Theatres are facing an extremely tough time right now, but a glimmer of hope is on the horizon: it’s been announced that Sir Ian McKellen will star in an age-blind production of ‘Hamlet’, with rehearsals starting next week.
The show will see the 81-year-old national treasure play the title role of the Danish prince, which is usually associated with younger actors, and it is set to be the first new major theatre production to start rehearsals in the UK since lockdown began in March.
Culture secretary Oliver Dowden published a five-step roadmap to reopening theatres in The Stage on Thursday. The first step allows ‘rehearsal and training, with no audiences and adhering to social distancing guidelines’ to take place immediately.
In this new ‘Hamlet’, produced by Bill Kenwright and directed by Sean Mathias, McKellen will return to the role he played 50 years ago. The play will be Mathias’s first production in his first season as artistic director of Theatre Royal Windsor.
Although rehearsals will start on Monday June 29, under Dowden’s roadmap it is not clear when the show will be allowed to open.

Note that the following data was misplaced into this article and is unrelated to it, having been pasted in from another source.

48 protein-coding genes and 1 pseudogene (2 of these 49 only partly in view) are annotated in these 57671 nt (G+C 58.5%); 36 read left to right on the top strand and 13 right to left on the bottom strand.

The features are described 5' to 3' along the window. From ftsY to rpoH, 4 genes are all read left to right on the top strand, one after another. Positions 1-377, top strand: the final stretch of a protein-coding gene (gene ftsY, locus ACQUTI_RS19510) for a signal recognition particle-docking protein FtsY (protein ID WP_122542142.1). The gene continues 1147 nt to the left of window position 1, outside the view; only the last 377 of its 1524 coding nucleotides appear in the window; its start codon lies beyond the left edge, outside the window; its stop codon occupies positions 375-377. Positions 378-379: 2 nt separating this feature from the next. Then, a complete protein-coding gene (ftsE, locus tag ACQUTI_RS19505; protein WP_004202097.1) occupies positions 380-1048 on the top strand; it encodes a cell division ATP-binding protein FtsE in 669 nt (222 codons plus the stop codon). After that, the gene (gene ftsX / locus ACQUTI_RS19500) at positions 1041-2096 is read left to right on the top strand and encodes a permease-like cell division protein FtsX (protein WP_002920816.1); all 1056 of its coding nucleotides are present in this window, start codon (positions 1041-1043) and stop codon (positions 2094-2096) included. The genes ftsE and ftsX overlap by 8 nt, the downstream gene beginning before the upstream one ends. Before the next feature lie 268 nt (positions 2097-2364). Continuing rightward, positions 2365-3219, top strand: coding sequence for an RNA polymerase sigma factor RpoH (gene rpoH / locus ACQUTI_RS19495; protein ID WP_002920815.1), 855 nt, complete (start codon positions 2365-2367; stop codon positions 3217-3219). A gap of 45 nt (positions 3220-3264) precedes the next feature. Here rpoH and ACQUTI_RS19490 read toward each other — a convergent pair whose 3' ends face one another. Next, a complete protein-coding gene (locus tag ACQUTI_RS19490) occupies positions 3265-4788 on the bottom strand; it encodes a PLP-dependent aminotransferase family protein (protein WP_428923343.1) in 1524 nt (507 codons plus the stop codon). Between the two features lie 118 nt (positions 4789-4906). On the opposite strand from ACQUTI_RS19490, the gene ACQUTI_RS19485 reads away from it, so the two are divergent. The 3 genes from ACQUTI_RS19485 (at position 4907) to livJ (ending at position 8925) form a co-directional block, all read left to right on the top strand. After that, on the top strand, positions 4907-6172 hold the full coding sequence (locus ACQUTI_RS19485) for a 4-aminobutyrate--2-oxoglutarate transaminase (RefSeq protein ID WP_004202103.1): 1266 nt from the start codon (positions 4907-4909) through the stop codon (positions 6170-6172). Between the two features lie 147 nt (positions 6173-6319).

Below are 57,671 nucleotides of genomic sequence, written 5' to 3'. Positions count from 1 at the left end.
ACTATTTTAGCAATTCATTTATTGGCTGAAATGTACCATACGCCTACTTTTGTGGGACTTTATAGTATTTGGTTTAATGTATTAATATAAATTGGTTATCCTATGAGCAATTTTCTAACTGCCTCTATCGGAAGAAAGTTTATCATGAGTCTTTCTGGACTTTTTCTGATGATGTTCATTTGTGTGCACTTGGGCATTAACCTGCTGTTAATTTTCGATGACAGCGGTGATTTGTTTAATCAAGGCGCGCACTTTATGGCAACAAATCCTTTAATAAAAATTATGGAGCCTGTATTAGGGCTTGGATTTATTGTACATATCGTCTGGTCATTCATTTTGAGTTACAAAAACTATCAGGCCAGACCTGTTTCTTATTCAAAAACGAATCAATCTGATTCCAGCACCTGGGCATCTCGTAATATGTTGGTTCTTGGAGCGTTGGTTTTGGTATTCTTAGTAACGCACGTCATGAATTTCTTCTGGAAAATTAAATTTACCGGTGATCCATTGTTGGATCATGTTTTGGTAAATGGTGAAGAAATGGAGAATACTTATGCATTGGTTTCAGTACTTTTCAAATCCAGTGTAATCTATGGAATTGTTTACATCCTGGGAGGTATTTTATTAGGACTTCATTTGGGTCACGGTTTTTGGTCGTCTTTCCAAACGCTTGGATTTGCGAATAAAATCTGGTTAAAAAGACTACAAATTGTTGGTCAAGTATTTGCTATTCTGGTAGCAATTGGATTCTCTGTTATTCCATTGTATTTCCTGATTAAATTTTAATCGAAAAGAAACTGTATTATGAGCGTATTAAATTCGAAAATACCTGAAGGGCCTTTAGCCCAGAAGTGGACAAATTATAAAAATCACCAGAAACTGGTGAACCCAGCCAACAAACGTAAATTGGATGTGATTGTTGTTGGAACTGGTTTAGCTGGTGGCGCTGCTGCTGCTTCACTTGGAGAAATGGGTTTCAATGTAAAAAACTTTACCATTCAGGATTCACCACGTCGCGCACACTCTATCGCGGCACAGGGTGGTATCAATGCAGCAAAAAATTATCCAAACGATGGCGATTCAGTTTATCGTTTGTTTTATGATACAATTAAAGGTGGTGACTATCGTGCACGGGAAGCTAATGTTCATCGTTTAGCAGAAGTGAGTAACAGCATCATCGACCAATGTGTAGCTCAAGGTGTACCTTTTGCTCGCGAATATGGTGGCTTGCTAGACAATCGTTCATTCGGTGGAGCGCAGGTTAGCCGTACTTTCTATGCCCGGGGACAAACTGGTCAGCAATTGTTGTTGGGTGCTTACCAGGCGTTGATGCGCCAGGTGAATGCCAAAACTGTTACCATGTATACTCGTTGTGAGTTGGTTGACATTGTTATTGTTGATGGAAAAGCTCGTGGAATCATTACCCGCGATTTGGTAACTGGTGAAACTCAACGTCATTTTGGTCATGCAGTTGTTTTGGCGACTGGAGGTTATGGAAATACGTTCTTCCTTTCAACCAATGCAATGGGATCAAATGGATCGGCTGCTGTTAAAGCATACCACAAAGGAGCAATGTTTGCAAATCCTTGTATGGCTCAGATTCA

Theatre Royal Windsor’s co-directors Jon and Anne-Marie Woodley said in a statement: ‘Performance dates and tickets will be released as soon as we have government guidance on how and when we can safely re-open Theatre Royal Windsor.
‘As always the safety and welfare of our audiences, performers and staff is of paramount importance and we will ensure we follow all government guidelines to be Covid-secure. As of course the actors will be in the rehearsal room!’
The rehearsals are welcome news, as dire predictions for the theatre industry continue to be announced. Last week, musicals producer Cameron Mackintosh said he’d been ‘forced’ to push back the reopening of ‘Les Misérables’, ‘Mary Poppins’, ‘Hamilton’ and ‘The Phantom of the Opera’ in the West End until 2021 due to a lack of ‘tangible practical support’ from the government. While, West End and Broadway theatre producer Sonia Friedman predicted that nearly three-quarters of performing arts companies could close down for good by Christmas 2020 unless the government intervenes to save them.
Despite all the doom and gloom, McKellen remains optimistic. He said on Twitter: ‘I feel lucky to be working again, thanks to Bill Kenwright’s inspiring optimism and Sean Mathias’s invitation to re-examine Hamlet, 50 years on from my first go. So now we will meet again. Don’t know when but do know where – Theatre Royal Windsor!’
Read more about when theatres might re-open in London.
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